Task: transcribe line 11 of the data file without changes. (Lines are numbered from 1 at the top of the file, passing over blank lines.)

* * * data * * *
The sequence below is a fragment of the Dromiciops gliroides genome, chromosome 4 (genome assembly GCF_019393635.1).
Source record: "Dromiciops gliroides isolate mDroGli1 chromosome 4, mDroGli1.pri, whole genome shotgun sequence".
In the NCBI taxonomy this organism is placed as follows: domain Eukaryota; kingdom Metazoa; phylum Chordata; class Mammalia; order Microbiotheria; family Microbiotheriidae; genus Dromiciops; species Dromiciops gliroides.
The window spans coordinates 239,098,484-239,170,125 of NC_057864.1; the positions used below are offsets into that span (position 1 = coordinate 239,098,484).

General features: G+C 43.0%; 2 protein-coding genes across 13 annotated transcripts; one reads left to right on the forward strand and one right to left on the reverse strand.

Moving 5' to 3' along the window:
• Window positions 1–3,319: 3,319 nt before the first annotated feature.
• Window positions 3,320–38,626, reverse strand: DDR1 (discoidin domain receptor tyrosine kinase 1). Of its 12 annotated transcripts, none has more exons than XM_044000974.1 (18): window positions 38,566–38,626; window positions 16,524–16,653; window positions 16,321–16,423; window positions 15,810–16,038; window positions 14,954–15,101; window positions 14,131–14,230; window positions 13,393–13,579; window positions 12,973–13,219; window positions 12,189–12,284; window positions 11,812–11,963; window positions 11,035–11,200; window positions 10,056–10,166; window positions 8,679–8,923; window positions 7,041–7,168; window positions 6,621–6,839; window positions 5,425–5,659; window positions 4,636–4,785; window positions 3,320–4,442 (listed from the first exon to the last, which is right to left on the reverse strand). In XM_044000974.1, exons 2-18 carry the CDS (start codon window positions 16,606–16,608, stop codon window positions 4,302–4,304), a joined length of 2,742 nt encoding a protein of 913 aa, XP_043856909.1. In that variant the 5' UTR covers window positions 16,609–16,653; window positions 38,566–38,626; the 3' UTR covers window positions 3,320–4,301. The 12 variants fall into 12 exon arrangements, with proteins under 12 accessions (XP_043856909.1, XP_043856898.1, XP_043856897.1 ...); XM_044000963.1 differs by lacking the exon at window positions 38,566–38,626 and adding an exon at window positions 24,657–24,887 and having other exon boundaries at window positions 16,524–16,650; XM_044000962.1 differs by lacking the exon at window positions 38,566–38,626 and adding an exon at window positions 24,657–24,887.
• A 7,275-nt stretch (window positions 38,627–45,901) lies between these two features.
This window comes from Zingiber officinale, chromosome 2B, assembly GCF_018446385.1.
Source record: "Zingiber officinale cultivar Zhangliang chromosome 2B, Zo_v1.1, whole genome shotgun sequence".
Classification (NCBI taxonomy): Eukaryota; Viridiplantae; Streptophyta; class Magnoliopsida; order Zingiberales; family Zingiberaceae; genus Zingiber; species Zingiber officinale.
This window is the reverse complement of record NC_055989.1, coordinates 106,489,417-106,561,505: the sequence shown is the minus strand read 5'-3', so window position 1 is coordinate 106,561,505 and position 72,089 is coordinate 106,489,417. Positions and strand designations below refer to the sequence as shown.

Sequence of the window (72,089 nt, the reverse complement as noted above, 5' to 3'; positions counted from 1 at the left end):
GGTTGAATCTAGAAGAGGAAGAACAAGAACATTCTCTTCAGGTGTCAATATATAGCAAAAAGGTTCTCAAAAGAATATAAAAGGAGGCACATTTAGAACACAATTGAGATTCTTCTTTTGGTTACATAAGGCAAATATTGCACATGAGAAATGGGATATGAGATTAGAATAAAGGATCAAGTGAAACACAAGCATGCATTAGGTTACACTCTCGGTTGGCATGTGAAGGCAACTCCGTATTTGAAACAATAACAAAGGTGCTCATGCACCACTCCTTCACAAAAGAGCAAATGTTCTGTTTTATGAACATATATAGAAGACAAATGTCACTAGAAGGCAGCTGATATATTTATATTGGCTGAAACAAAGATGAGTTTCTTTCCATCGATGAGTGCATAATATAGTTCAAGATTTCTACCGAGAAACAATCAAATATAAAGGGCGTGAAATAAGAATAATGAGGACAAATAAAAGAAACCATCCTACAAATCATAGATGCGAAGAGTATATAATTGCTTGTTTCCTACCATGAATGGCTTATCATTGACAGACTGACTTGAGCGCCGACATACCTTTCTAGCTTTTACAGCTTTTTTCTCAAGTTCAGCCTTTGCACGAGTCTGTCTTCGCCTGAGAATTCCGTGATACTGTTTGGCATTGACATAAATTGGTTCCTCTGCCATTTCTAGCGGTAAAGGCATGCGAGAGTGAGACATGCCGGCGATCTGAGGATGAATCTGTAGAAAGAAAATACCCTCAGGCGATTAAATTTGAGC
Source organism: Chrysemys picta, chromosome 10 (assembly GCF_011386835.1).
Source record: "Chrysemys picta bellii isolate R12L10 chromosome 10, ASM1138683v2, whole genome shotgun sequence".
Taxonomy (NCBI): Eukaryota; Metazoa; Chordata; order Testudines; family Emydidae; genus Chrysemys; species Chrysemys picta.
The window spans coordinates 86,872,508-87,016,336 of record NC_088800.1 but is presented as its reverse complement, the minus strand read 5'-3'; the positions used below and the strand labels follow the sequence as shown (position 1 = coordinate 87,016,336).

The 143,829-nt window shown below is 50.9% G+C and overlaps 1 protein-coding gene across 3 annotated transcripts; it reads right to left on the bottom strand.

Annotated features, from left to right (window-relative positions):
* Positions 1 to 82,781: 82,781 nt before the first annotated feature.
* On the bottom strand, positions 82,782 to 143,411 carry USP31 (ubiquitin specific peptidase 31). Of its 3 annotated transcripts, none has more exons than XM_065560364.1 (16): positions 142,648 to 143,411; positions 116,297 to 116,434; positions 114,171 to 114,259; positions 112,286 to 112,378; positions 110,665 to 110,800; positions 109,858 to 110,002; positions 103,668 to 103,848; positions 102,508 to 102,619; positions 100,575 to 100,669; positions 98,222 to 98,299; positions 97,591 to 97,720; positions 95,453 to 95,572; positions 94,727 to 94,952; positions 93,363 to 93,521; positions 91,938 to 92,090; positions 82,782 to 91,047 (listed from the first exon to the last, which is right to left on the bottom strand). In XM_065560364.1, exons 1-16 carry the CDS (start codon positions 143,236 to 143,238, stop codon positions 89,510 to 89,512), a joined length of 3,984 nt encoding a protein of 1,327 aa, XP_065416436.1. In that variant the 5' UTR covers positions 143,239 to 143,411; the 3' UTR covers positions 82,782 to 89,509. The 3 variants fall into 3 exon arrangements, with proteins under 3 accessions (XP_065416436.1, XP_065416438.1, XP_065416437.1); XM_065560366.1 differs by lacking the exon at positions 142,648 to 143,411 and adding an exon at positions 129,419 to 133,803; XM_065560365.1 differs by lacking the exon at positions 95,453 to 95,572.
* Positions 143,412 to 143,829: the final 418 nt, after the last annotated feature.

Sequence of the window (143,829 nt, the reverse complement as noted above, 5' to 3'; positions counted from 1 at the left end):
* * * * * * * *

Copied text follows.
Source record: "Zingiber officinale cultivar Zhangliang chromosome 2B, Zo_v1.1, whole genome shotgun sequence".